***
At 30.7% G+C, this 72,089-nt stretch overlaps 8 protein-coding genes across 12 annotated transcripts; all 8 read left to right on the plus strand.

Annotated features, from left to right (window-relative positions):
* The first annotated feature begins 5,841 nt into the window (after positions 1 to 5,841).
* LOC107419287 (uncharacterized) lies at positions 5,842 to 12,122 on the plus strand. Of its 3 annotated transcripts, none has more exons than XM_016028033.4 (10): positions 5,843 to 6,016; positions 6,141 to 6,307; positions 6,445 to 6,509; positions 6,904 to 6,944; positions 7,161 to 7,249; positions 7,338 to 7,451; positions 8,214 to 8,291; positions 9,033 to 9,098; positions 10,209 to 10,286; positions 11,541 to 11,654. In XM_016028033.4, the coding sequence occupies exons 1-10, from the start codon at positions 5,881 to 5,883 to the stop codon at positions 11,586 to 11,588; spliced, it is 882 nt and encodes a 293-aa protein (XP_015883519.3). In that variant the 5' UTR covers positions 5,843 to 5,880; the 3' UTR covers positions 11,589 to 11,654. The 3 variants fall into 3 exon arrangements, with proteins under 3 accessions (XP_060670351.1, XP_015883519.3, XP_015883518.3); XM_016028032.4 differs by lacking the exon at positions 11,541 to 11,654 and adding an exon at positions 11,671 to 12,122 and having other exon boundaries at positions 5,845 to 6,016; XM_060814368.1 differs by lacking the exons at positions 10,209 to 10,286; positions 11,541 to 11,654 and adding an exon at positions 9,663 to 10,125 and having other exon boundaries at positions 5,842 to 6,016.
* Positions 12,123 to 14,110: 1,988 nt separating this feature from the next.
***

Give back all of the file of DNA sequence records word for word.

At 30.7% G+C, this 72,089-nt stretch overlaps 8 protein-coding genes across 12 annotated transcripts; all 8 read left to right on the plus strand.

Annotated features, from left to right (window-relative positions):
* The first annotated feature begins 5,841 nt into the window (after positions 1 to 5,841).
* LOC107419287 (uncharacterized) lies at positions 5,842 to 12,122 on the plus strand. Of its 3 annotated transcripts, none has more exons than XM_016028033.4 (10): positions 5,843 to 6,016; positions 6,141 to 6,307; positions 6,445 to 6,509; positions 6,904 to 6,944; positions 7,161 to 7,249; positions 7,338 to 7,451; positions 8,214 to 8,291; positions 9,033 to 9,098; positions 10,209 to 10,286; positions 11,541 to 11,654. In XM_016028033.4, the coding sequence occupies exons 1-10, from the start codon at positions 5,881 to 5,883 to the stop codon at positions 11,586 to 11,588; spliced, it is 882 nt and encodes a 293-aa protein (XP_015883519.3). In that variant the 5' UTR covers positions 5,843 to 5,880; the 3' UTR covers positions 11,589 to 11,654. The 3 variants fall into 3 exon arrangements, with proteins under 3 accessions (XP_060670351.1, XP_015883519.3, XP_015883518.3); XM_016028032.4 differs by lacking the exon at positions 11,541 to 11,654 and adding an exon at positions 11,671 to 12,122 and having other exon boundaries at positions 5,845 to 6,016; XM_060814368.1 differs by lacking the exons at positions 10,209 to 10,286; positions 11,541 to 11,654 and adding an exon at positions 9,663 to 10,125 and having other exon boundaries at positions 5,842 to 6,016.
* Positions 12,123 to 14,110: 1,988 nt separating this feature from the next.